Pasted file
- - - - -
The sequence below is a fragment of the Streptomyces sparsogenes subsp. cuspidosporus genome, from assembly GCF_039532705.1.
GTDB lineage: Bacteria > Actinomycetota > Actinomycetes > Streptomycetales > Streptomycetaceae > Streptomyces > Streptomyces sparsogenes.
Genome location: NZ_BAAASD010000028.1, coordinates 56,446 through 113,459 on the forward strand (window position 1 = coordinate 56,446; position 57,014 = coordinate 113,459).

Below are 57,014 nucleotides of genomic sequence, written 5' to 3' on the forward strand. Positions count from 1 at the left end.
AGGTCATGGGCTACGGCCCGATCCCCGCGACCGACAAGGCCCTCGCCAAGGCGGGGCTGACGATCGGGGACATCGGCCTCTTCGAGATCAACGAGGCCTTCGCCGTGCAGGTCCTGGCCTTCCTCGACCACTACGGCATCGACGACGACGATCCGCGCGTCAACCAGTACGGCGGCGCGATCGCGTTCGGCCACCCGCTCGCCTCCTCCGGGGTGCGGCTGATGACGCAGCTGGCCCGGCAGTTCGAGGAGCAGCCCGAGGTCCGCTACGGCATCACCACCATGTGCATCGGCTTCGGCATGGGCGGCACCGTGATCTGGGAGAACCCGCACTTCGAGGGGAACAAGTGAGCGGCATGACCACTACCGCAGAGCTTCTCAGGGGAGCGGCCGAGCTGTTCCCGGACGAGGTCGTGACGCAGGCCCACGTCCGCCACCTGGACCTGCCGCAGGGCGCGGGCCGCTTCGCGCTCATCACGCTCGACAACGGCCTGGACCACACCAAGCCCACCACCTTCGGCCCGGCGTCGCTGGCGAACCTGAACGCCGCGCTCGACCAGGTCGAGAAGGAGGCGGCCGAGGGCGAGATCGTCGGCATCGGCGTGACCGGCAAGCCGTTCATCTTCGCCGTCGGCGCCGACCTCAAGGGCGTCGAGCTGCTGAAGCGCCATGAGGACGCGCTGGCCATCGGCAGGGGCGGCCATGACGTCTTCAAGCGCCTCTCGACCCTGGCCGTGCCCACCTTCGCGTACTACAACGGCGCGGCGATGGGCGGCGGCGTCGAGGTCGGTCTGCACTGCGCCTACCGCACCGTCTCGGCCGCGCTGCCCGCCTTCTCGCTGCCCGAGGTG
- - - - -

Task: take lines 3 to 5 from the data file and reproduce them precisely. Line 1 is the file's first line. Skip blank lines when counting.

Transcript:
Genome location: NZ_BAAASD010000028.1, coordinates 56,446 through 113,459 on the forward strand (window position 1 = coordinate 56,446; position 57,014 = coordinate 113,459).

Below are 57,014 nucleotides of genomic sequence, written 5' to 3' on the forward strand. Positions count from 1 at the left end.
AGGTCATGGGCTACGGCCCGATCCCCGCGACCGACAAGGCCCTCGCCAAGGCGGGGCTGACGATCGGGGACATCGGCCTCTTCGAGATCAACGAGGCCTTCGCCGTGCAGGTCCTGGCCTTCCTCGACCACTACGGCATCGACGACGACGATCCGCGCGTCAACCAGTACGGCGGCGCGATCGCGTTCGGCCACCCGCTCGCCTCCTCCGGGGTGCGGCTGATGACGCAGCTGGCCCGGCAGTTCGAGGAGCAGCCCGAGGTCCGCTACGGCATCACCACCATGTGCATCGGCTTCGGCATGGGCGGCACCGTGATCTGGGAGAACCCGCACTTCGAGGGGAACAAGTGAGCGGCATGACCACTACCGCAGAGCTTCTCAGGGGAGCGGCCGAGCTGTTCCCGGACGAGGTCGTGACGCAGGCCCACGTCCGCCACCTGGACCTGCCGCAGGGCGCGGGCCGCTTCGCGCTCATCACGCTCGACAACGGCCTGGACCACACCAAGCCCACCACCTTCGGCCCGGCGTCGCTGGCGAACCTGAACGCCGCGCTCGACCAGGTCGAGAAGGAGGCGGCCGAGGGCGAGATCGTCGGCATCGGCGTGACCGGCAAGCCGTTCATCTTCGCCGTCGGCGCCGACCTCAAGGGCGTCGAGCTGCTGAAGCGCCATGAGGACGCGCTGGCCATCGGCAGGGGCGGCCATGACGTCTTCAAGCGCCTCTCGACCCTGGCCGTGCCCACCTTCGCGTACTACAACGGCGCGGCGATGGGCGGCGGCGTCGAGGTCGGTCTGCACTGCGCCTACCGCACCGTCTCGGCCGCGCTGCCCGCCTTCTCGCTGCCCGAGGTG